Blogger 'Just Does It,' Turns Tiger Woods Clip Into Instant Nike Commercial
by Gavin O'Malley, Thursday, Apr 14, 2005 8:00 AM EST
THE SCENE WAS SET: TIGER Woods, mustering all his resources in the final round of the Masters on Sunday, hits a chip shot that lands some 20 feet from
the 16th hole--and, after making a chance 90-degree turn in the hole's exact direction, comes to a complete standstill on its lip before dropping in. A
magical moment for Tiger and the sport, for sure. But Chris Mike, director of marketing and advertising for Nike Golf, said he immediately saw the moment's
potential for another cause: the marketing of Tiger's prototype Nike One Platinum golf ball, which had just made the miraculous journey. Mike said his team
began work Monday on commercials for One Platinum, which most likely will include Tiger's shot, and could start running as early as next week. The twist?
Joseph Jaffe, marketing blogger and president of the "new marketing" consultancy "jaffe, L.L.C.," beat Nike's marketing team to the punch on Sunday by
uploading Tiger's moment on the 16th green from his TiVo to his personal computer, adding Nike's "Just Do It" slogan at the end of the shot, and posting the
sequence in 30- and 60-second form to his blog that same night. Since Monday, Jaffe's site, jaffejuice.com, has received over 50,000 hits, in large part
because established public relations blogger Steve Rubel chose to link to Jaffe's blog. "I'm very interested in people creating their own ads," said Rubel,
who is also vice president of client services at CooperKatz. "Jaffe's ad wasn't innovative because of the creative design, which was pretty straightforward.
What was innovative about the ad was the consumer initiative that it represents." Jaffe said he never set out to wow people with his design skills. "The thing
took less than half an hour to put together," Jaffe said. "I didn't do this as a designer; it was an experiment to test the powers of viral marketing. It's
all part of my belief that the only way to revive the relationship between consumers and marketers today is to throw the rules and the roles we play out the
window. This just proves how easy it is for consumers to have a voice." Many experts who track the growth of viral marketing--also known as word-of-mouth
marketing--portray the phenomenon as the inevitable outgrowth of accessible graphic design tools and consumers' desire to help define the brands around them.
"Thanks to applications like iMovie, content is so easy to make now, and we see this all the time now from consumers," said Pete Blackshaw, chief marketing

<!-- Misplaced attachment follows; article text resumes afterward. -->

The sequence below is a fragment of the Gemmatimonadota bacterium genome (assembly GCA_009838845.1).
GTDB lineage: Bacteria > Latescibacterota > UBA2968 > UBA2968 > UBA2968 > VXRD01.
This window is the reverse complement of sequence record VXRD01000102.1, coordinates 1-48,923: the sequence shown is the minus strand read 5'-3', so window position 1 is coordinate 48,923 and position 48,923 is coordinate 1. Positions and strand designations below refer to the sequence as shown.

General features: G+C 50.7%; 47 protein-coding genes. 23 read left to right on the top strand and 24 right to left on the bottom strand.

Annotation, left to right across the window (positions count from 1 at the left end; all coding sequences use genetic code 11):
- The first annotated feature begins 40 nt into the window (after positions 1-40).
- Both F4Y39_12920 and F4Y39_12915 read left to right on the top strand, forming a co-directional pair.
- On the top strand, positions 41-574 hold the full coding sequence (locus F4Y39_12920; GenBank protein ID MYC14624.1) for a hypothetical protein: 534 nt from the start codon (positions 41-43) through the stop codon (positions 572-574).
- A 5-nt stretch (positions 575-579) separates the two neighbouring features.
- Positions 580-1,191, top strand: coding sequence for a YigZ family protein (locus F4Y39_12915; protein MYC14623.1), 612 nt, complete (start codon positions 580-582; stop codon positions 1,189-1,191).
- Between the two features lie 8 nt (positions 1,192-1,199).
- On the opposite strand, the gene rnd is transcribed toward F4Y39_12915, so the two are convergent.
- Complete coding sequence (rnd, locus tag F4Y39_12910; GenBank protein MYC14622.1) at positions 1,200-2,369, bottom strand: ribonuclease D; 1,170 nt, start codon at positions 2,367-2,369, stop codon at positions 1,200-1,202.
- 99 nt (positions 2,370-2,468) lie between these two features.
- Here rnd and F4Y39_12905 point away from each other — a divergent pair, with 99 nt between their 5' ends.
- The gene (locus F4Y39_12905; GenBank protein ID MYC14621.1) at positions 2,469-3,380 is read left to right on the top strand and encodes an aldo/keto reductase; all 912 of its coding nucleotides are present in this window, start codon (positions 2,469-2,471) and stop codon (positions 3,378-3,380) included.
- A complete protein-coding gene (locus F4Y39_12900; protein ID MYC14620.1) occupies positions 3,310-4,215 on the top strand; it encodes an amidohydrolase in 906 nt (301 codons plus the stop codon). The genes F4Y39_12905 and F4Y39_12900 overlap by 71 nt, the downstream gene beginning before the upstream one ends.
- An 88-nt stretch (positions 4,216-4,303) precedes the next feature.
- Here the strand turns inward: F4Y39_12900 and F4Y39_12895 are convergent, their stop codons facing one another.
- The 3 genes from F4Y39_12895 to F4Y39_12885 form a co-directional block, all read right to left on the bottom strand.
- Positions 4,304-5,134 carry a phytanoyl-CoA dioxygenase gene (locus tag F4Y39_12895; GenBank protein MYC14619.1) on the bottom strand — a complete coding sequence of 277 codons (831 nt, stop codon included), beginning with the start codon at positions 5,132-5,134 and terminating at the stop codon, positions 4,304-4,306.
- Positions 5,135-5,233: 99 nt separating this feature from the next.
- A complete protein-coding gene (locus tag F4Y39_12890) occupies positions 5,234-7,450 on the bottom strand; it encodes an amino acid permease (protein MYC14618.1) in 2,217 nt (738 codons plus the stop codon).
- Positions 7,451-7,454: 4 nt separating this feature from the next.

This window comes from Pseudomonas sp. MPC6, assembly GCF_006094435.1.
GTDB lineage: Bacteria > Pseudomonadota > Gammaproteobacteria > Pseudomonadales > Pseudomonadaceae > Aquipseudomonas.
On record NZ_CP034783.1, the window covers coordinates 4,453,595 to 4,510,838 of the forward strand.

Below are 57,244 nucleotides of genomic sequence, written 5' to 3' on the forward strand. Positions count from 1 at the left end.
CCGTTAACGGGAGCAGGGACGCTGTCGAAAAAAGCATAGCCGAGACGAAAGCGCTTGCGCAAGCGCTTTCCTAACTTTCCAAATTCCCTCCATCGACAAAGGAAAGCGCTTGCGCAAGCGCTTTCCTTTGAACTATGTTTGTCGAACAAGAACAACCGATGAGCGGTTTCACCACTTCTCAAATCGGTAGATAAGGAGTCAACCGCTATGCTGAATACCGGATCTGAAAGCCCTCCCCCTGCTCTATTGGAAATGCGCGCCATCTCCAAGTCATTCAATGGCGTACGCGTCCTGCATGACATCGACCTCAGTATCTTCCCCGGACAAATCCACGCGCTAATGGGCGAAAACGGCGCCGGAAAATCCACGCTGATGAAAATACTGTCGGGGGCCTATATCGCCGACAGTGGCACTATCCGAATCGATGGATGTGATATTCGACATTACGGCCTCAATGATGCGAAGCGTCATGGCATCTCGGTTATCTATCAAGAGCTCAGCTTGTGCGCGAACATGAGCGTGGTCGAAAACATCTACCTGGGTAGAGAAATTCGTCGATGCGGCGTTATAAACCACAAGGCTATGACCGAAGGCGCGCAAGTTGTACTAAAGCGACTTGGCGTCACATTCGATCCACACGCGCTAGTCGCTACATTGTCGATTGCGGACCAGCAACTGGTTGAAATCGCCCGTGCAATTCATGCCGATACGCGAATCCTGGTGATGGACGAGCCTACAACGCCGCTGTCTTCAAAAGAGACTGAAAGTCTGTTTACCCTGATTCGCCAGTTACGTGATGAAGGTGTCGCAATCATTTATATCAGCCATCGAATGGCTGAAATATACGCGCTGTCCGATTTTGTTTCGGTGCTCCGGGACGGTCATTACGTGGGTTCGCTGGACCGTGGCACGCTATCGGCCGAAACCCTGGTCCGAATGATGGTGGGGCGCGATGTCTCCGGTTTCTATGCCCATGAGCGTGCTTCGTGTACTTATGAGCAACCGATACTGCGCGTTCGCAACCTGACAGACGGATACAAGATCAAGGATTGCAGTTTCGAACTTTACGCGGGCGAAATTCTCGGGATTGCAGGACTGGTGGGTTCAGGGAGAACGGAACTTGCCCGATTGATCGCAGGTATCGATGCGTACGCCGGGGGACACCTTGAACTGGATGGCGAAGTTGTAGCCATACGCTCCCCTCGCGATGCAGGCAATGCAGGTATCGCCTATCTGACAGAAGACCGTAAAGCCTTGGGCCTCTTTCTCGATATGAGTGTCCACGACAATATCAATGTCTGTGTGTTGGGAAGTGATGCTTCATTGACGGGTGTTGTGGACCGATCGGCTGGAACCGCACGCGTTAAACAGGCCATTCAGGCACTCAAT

officer at Intelliseek--which measures consumer sentiment and buzz online--and co-founder of the Word of Mouth Marketing Association. Blackshaw cited two
pieces of consumer-generated media, each inspired by Apple's iPod, to illustrate the unpredictable nature of consumer control. In one well-known instance, a
schoolteacher by the name of George Masters spent about five months creating a professional-quality iPod ad that has been widely distributed around the Web.
In another case, two brothers and professional filmmakers named Casey and Van Neistat took a different tone after Apple allegedly wouldn't replace Casey's
iPod battery when it died on him. They filmed each other spray-painting the words "IPOD'S UNREPLACEABLE BATTERY LASTS ONLY 18 MONTHS" on as many public iPod
advertisements as they could find and then posted the video at iPodsdirtysecret.com. Other established brands--Ford, Puma, Volkswagen--have been the victim
of viral efforts by consumers who haven't depicted the brand's image nearly as well as Jaffe portrayed Nike. "This was really a dream scenario from a marketing
perspective for Nike," said Jonathan Carson, president and CEO of BuzzMetrics, a research firm created to mine conversations that consumers have with one
another online. "Companies run the risk of backlash when they immediately swoop in on powerful, natural events, and try to exploit them for their own gain.
In this case a consumer took the initiative, which takes the weight off their shoulders." Jaffe found it surprising that consumers went to his
business-to-business site to post comments about his ad. "It's really an industry site where you wouldn't normally expect consumers to tread," Jaffe
said. "They're playing in our sandbox, which is great, because it's just another example of consumer/marketer roles being disregarded and consumers using
the voice they've been given." Nike's Mike said he had not seen Jaffe's ad, nor would he comment more broadly on consumer-generated media. Steve Rubel said
he thought it would be a mistake for Nike to force the ad's removal. "No public action is really the best plan of action for Nike in this case," said Steve
Rubel. "Unfortunately, they don't have a blog where they can post this, but they should at least send it to their ad agency." Added Rubel: "This type of
feedback is truly invaluable."